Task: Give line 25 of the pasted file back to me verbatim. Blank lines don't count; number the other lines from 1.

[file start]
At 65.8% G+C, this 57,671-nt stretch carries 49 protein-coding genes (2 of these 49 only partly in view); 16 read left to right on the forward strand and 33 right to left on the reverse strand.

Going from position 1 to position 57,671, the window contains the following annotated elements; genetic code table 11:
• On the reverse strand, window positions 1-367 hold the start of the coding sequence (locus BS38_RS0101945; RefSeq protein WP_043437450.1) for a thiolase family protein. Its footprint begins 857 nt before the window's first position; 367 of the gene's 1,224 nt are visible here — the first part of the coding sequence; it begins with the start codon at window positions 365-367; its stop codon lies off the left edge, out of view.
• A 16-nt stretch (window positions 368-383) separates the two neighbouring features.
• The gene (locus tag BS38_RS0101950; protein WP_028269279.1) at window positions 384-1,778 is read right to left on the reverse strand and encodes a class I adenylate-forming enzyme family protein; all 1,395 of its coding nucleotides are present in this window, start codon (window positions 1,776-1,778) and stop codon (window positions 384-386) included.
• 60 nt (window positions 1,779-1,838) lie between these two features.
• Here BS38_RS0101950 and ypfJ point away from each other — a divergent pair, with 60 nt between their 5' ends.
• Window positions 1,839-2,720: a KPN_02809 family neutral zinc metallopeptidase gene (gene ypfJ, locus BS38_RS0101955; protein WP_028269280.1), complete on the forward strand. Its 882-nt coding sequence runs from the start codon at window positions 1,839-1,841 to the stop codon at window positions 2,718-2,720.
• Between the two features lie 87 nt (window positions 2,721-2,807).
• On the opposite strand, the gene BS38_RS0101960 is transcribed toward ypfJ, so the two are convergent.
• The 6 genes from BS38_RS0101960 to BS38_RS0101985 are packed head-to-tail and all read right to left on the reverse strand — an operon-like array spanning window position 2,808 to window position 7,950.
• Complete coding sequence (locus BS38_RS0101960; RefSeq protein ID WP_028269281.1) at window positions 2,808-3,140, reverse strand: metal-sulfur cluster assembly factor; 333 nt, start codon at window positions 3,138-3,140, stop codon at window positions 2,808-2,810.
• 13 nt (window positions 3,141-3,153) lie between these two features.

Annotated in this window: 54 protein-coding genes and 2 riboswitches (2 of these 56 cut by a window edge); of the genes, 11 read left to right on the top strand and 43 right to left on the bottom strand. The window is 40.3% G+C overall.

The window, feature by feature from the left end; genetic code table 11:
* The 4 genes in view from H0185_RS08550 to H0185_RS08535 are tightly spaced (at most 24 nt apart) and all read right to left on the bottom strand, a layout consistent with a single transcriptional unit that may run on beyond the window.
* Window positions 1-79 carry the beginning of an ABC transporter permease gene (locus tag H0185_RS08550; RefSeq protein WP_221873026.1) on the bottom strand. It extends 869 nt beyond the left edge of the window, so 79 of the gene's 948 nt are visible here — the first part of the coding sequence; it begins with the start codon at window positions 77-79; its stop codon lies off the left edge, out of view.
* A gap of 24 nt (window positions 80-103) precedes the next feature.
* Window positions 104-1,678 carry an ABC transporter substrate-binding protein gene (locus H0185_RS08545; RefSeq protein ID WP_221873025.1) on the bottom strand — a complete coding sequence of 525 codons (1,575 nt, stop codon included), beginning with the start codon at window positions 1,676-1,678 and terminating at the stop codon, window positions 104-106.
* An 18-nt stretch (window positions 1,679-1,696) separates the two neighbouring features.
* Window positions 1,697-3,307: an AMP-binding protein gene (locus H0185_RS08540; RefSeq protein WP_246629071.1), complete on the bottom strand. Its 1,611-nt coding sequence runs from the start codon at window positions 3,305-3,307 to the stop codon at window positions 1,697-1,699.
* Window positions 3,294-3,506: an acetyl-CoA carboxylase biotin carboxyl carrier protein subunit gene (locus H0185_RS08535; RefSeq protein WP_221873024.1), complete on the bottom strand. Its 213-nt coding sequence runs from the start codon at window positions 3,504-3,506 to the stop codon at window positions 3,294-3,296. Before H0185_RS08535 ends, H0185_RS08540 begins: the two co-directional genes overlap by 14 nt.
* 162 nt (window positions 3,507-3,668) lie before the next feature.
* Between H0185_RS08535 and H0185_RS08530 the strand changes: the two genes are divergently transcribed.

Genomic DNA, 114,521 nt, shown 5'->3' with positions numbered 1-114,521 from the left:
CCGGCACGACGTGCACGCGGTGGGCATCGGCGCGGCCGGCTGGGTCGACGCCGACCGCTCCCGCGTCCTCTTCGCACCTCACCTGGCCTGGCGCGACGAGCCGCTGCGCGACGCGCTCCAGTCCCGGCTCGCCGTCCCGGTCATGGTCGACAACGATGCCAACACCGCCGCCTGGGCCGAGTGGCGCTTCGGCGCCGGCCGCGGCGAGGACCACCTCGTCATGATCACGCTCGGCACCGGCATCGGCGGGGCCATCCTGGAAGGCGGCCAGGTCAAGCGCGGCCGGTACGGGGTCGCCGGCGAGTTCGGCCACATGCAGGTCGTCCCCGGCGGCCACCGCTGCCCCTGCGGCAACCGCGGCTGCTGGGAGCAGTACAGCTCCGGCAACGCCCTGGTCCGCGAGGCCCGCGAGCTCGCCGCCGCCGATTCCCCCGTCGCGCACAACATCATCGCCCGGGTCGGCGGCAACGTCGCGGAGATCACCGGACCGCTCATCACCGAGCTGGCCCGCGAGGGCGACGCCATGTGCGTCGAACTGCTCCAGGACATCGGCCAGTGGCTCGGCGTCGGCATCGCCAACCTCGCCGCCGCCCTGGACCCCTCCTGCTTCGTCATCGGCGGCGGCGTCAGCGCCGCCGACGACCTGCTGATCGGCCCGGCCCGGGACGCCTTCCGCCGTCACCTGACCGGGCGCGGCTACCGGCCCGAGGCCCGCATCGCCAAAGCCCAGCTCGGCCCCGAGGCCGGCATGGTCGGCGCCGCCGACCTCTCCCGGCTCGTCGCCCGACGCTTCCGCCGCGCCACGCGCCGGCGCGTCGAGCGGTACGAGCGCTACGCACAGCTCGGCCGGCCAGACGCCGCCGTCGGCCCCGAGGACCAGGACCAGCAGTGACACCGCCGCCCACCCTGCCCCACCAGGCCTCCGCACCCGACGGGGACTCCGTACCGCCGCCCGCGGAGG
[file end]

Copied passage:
Genomic DNA, 114,521 nt, shown 5'->3' with positions numbered 1-114,521 from the left: